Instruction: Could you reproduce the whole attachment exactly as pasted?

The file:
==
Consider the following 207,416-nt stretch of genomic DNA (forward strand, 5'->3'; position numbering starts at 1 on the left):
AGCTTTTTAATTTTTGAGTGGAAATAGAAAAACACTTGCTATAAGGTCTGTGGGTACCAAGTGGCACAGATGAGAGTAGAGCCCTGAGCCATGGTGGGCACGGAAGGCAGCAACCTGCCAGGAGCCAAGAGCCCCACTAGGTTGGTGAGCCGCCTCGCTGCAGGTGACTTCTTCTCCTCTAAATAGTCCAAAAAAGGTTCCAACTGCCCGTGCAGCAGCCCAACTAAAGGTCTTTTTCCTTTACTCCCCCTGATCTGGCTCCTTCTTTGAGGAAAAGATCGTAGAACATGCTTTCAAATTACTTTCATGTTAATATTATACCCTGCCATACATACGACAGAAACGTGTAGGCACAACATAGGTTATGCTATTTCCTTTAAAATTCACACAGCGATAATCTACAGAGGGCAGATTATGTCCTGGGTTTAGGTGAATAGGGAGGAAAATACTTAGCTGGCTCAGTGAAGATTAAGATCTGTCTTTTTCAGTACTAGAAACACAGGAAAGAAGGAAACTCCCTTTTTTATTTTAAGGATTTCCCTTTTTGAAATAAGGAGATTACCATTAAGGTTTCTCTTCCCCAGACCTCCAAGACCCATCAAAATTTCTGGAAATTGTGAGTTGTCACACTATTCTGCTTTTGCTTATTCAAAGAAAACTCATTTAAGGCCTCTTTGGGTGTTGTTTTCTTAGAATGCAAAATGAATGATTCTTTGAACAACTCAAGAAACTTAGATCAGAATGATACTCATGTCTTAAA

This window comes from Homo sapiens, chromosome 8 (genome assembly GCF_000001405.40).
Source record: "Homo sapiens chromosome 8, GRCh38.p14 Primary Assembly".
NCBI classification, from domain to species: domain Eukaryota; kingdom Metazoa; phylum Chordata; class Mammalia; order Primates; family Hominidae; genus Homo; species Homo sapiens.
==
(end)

Consider the following 207,416-nt stretch of genomic DNA (forward strand, 5'->3'; position numbering starts at 1 on the left):
AGCTTTTTAATTTTTGAGTGGAAATAGAAAAACACTTGCTATAAGGTCTGTGGGTACCAAGTGGCACAGATGAGAGTAGAGCCCTGAGCCATGGTGGGCACGGAAGGCAGCAACCTGCCAGGAGCCAAGAGCCCCACTAGGTTGGTGAGCCGCCTCGCTGCAGGTGACTTCTTCTCCTCTAAATAGTCCAAAAAAGGTTCCAACTGCCCGTGCAGCAGCCCAACTAAAGGTCTTTTTCCTTTACTCCCCCTGATCTGGCTCCTTCTTTGAGGAAAAGATCGTAGAACATGCTTTCAAATTACTTTCATGTTAATATTATACCCTGCCATACATACGACAGAAACGTGTAGGCACAACATAGGTTATGCTATTTCCTTTAAAATTCACACAGCGATAATCTACAGAGGGCAGATTATGTCCTGGGTTTAGGTGAATAGGGAGGAAAATACTTAGCTGGCTCAGTGAAGATTAAGATCTGTCTTTTTCAGTACTAGAAACACAGGAAAGAAGGAAACTCCCTTTTTTATTTTAAGGATTTCCCTTTTTGAAATAAGGAGATTACCATTAAGGTTTCTCTTCCCCAGACCTCCAAGACCCATCAAAATTTCTGGAAATTGTGAGTTGTCACACTATTCTGCTTTTGCTTATTCAAAGAAAACTCATTTAAGGCCTCTTTGGGTGTTGTTTTCTTAGAATGCAAAATGAATGATTCTTTGAACAACTCAAGAAACTTAGATCAGAATGATACTCATGTCTTAAA

This window comes from Homo sapiens, chromosome 8 (genome assembly GCF_000001405.40).
Source record: "Homo sapiens chromosome 8, GRCh38.p14 Primary Assembly".
NCBI classification, from domain to species: domain Eukaryota; kingdom Metazoa; phylum Chordata; class Mammalia; order Primates; family Hominidae; genus Homo; species Homo sapiens.